I suspect most of the complaints come from people with wiring /AC power issues in their home. The Motion detection is too sensitive in my opinion, and you can loose a second or two  when it reaches the video maximum file size, but in general they have worked for me as expected.  I don't pay for the service to watch video via Logitech's website, I just download it via FTP if I need to see it. I have it set up to just email pictures  when it detects motion, and most of the time its a deer, or a dog - or blowing grass or spiderweb in front of the camera ( Like I said, motion detect if anything, is too sensitive)  But I have had it deployed outdoors in the elements for 6 years now. Had one SD card that came with it go bad, and it was the camera the blue birds keep attacking ( The IR LEDs look like eyes to them)  The answer is to replace the frigging card.  Granted , its logitech so support is virtually unavailable, but  I never needed any.

Online Weisshaupt

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Re: Is this real or BS?
« Reply #5 on: October 25, 2016, 01:50:05 PM »
Its so cute when journotards cover things they don't understand

http://dailycaller.com/2016/10/24/internet-crashes-will-be-hard-to-stop-after-obamas-internet-giveaway/


Quote
Think of your GPS being shut off while you are traveling to an unfamiliar location in a foreign city,” Baron explained. “Dyn’s nameservers are responsible for over 170,000 domain names and websites including Twitter and Paypal.”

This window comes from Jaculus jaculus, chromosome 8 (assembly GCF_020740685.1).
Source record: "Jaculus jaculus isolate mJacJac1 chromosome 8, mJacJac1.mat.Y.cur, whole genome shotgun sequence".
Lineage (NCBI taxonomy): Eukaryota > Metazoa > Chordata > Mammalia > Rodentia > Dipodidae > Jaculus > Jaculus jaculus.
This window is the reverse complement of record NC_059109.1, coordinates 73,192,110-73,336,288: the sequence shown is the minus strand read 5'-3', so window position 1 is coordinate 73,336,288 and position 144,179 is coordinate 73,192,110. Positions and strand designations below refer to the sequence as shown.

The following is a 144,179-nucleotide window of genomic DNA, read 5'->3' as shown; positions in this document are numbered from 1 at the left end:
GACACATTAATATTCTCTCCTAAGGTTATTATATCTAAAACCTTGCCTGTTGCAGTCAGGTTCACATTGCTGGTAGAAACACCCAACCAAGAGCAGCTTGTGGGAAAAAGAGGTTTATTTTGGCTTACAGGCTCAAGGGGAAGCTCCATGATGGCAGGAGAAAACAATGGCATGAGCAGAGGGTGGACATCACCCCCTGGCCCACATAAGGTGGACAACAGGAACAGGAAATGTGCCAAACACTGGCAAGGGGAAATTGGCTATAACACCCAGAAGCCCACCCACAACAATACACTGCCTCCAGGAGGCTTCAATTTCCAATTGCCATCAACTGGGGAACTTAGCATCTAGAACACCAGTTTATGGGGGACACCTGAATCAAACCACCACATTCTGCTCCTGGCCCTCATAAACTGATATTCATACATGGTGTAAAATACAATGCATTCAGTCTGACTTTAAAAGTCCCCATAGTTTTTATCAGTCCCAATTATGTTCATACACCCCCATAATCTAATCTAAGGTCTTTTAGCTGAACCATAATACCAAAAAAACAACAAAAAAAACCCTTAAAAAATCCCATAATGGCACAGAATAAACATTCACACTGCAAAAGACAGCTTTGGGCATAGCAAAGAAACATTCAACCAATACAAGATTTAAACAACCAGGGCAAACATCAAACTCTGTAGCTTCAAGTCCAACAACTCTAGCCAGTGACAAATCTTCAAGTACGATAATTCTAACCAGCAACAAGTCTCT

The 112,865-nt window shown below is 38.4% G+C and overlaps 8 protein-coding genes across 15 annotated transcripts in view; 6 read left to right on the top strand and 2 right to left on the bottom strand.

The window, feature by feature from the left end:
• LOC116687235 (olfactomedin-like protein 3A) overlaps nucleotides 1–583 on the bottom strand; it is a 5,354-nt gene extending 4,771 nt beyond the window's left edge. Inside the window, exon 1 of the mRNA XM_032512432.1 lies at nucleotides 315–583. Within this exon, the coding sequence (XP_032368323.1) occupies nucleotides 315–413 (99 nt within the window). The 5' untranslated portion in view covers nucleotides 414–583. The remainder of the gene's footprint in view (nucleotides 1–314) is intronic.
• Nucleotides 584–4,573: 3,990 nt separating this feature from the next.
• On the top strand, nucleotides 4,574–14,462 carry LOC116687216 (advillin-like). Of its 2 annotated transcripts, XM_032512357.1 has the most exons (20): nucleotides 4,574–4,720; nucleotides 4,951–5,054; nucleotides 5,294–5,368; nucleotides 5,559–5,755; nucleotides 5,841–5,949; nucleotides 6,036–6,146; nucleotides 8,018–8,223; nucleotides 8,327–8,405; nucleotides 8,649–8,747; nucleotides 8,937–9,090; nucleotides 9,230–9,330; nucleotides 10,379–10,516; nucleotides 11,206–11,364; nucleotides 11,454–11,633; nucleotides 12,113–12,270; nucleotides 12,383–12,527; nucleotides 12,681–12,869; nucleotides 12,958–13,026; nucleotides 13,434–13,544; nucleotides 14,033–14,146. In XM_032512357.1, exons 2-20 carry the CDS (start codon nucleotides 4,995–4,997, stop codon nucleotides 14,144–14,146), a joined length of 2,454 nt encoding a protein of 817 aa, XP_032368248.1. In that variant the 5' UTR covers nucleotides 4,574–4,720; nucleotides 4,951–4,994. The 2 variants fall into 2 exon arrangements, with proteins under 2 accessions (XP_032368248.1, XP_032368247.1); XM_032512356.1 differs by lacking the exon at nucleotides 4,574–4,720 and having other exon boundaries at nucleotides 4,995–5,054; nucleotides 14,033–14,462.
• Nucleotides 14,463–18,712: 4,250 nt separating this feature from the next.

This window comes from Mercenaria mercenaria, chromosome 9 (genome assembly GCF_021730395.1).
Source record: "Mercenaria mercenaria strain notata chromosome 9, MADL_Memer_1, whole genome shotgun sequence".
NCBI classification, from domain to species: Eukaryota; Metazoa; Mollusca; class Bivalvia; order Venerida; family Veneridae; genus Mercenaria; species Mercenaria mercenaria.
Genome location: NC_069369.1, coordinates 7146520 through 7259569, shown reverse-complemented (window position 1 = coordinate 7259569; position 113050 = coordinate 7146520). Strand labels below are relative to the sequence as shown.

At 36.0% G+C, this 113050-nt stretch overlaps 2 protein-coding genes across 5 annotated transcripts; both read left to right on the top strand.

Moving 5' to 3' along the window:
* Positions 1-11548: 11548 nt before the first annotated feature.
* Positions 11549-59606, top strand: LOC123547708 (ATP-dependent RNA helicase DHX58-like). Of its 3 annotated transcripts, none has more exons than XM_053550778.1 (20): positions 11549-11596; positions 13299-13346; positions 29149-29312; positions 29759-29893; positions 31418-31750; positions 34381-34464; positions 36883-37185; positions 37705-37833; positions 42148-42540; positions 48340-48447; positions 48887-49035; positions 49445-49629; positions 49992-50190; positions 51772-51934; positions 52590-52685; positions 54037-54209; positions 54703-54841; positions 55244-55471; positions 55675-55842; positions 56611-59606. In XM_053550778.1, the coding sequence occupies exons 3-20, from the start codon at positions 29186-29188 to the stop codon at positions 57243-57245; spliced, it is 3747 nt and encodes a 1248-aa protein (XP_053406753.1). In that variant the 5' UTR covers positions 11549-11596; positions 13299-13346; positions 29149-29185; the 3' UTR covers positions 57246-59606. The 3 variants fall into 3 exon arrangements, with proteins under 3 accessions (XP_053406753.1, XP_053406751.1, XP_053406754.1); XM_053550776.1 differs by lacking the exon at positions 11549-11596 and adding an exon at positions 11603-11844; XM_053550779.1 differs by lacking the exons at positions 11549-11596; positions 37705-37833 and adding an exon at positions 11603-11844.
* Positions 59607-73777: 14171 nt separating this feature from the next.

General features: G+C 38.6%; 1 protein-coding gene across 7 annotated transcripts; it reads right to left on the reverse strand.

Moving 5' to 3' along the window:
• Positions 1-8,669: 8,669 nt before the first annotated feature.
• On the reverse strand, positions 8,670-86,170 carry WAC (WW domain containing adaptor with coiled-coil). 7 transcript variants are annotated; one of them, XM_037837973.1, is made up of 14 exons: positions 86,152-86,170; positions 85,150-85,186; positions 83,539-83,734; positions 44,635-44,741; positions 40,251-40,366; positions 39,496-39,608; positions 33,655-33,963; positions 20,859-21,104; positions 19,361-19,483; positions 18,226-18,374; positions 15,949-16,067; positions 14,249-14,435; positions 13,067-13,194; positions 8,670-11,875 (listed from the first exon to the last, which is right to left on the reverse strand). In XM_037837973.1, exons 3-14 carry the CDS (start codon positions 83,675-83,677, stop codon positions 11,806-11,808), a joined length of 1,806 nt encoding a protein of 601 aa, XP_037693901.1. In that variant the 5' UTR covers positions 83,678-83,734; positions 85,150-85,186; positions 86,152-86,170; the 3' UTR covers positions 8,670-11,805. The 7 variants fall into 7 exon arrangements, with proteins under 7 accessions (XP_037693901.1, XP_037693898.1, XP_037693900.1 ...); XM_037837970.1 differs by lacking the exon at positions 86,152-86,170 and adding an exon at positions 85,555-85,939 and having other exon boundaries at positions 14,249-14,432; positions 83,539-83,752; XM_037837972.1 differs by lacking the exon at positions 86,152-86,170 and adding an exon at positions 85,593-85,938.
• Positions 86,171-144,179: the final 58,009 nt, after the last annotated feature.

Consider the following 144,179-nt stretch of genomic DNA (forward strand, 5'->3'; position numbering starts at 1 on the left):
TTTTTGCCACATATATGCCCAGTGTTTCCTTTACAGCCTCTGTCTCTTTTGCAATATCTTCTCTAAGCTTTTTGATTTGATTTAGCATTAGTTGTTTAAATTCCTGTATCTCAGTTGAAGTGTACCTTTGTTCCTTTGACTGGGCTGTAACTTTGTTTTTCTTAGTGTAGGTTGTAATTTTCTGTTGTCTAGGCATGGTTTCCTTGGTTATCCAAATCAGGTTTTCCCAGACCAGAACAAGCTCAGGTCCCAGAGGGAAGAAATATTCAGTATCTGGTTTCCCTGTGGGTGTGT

Sites like Google, Yahoo and thousands of others were unaffected because they do not use Dyn’s nameservers. And the online shutdown was only seen in certain parts of the world (mainly the Northeastern United States) because nameservers segregate internet traffic by region.

Um. No. If you really want to look into details, https://en.wikipedia.org/wiki/Domain_Name_System

When you setup your network card on your PC you have to enter a DNS server. It can also be assigned automatically over DHCP.  That becomes your "home" server.  When you want to know what IP to use to contact  foo.batsh*t.crazy  your PC asks your local DNS  to look it up for you. If your loacl DNS resolver "owns" the batsh*t.crazy domain, then it returns an IP.  Otherwise it looks for the DNS server that owns the .crazy  domain, and then ask any sub-servers about .batsh*t.   If  you looked it up before, and your local DNS maintains a cache for some period of time, your local DNS won't even ask, it will assume noting changed and return the same result.  The point is that these machines cache, and maintain duplicate listings all over the place. There is likely not just oneserer that knows about the entire .crazy domain, and likely not just one server that knows about the batsh*t domain. And once you get a response, your local DNS will probably remember that information for a time.